L437 (New Edition)

“Membership of the Institutions of the European Union is Incompatible with Parliamentary Sovereignty”

“There is no question of any erosion of essential national sovereignty,” insisted Tory Prime Minister Edward Health. Yet, after the United Kingdom accepted the Treaty of Accession in 1972, 2,900 EU regulations and 410 directives were incorporated into English law. National legislature lost some of its sovereignty as the European Union was given increased powers. These rulings call into doubt the concept of parliamentary sovereignty, which is the cornerstone of the British legal system and helps to guarantee that parliament retains control. These concerns are not ill-founded. EU membership imposes a number of laws and ensures EU laws trump national laws, mainly where conflict arises, posing the most significant challenge to parliamentary sovereignty and raising the problem of incompatibility.

A correlation between EU Supremacy and EU membership ensures these two institutions operate in tandem with European Union Community and national laws. EU law predominates in areas where member states have chosen to delegate authority to the EU. It is crucial to keep in mind that only in cases where EU member states have chosen to delegate authority to the EU does EU law predominate. These include the infrastructure, environmental regulations, and the common market, among other things, but remain irrelevant regarding social policy and taxes.

Unlike many other EU nations, concerns about political unification are more common in the United Kingdom. The United Kingdom lacks a codified constitution that outlines the scope of the government’s authority. Laws may be modified at any time, treaties can be broken, and EU membership is never really binding. The only thing that restricts Parliament’s power is the sovereignty of future legislatures. A Person or organization cannot use English law to invalidate or overturn a law created by Parliament since Parliament has the sovereign authority to pass or alter any legislation at any moment. The immutable concept of Parliamentary Sovereignty naturally contradicts the EU Supremacy and EU membership.

The direct applicability of EU laws thwarts the sovereignty of parliaments. Article 288 of the Treaty on the Functioning of the European Union states that treaty provisions and regulations are deemed “directly applicable.” They immediately become a part of national law due to the member states’ participation in the EU. They do not need the adoption of any enabling legislation by the member states. This suggests that the member countries do not need to pass any enabling legislation.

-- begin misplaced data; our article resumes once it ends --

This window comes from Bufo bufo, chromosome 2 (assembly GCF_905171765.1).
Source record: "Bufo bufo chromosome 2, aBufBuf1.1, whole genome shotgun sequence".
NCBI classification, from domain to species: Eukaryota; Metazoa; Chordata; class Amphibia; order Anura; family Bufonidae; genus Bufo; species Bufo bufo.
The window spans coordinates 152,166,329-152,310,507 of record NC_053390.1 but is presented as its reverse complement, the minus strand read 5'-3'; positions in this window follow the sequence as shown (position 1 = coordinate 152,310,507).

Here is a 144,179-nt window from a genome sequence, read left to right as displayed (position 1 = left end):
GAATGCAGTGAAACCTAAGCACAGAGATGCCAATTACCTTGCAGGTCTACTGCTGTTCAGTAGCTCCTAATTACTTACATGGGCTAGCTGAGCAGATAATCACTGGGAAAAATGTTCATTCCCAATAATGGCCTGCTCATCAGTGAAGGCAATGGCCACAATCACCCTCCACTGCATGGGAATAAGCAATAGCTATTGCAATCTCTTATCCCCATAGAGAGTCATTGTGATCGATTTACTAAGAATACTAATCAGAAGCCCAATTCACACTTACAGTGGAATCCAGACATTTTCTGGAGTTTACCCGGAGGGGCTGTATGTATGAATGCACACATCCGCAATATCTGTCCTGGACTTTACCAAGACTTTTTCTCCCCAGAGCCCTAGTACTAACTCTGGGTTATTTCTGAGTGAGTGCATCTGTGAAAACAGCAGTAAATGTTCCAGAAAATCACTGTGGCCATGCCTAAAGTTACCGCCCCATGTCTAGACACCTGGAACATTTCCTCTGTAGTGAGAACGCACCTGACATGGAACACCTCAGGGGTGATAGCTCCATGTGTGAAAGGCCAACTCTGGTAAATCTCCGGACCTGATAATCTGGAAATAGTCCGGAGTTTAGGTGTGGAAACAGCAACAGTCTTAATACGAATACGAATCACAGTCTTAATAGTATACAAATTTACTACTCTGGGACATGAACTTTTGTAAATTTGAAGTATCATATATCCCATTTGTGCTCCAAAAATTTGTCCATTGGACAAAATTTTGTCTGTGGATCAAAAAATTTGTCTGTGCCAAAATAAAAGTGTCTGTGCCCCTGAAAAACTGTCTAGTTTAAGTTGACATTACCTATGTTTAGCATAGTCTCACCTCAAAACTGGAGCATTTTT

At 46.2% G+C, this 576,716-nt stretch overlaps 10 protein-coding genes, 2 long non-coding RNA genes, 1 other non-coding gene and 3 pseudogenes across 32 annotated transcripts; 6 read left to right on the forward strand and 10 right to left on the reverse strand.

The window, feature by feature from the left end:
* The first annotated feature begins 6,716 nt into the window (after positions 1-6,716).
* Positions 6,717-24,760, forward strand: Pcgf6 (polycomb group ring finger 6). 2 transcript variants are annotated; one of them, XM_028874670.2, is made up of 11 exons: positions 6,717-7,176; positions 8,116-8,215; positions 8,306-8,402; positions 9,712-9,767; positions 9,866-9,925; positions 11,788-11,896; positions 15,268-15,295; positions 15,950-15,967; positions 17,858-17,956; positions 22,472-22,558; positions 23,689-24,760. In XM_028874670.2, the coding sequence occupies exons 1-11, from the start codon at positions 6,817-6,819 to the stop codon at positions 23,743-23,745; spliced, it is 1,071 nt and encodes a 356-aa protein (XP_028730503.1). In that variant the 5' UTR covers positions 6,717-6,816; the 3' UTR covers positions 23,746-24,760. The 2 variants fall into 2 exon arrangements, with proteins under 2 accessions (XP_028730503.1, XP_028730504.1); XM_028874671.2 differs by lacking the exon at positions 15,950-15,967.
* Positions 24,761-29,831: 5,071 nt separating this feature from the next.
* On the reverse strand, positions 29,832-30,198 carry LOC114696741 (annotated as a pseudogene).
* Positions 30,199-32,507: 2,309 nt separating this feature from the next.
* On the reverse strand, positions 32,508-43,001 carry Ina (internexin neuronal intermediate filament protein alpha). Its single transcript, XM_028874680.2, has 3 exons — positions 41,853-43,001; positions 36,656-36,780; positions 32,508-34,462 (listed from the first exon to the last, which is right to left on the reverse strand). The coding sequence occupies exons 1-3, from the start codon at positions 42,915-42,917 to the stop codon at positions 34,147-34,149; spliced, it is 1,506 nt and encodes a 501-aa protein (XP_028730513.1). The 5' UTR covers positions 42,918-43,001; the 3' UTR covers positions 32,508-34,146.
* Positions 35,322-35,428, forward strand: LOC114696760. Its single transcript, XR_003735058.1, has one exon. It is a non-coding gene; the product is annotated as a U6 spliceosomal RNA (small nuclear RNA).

All immediately applicable European legislations are incorporated in the body of UK national law, leaving UK Parliament with no selective compliance. A “directly applicable law” is a piece of European law that applies directly to the legal system of a Member State without the need for further legislation. Consequently, any rights or duties established by the treaty must have an immediate legal force in England. This contradicts the constitutional concept of parliamentary sovereignty since directly applicable European legislation is instantaneously merged into the national law in the United Kingdom without the need for Parliament to adopt or reject the measure. If directly applicable Community law, such as a rule or provision of a Treaty Article, and domestic law, such as legislation, are in conflict, there is a danger of misunderstanding. Because paragraph (1) of section 2 clearly states that directly applicable legislation becomes an instant part of national law, Community law will take precedence over UK national law. Given that Parliament in the United Kingdom is obligated to approve immediately relevant European Union legislation, one may argue that Parliament is no longer the supreme authority for making laws.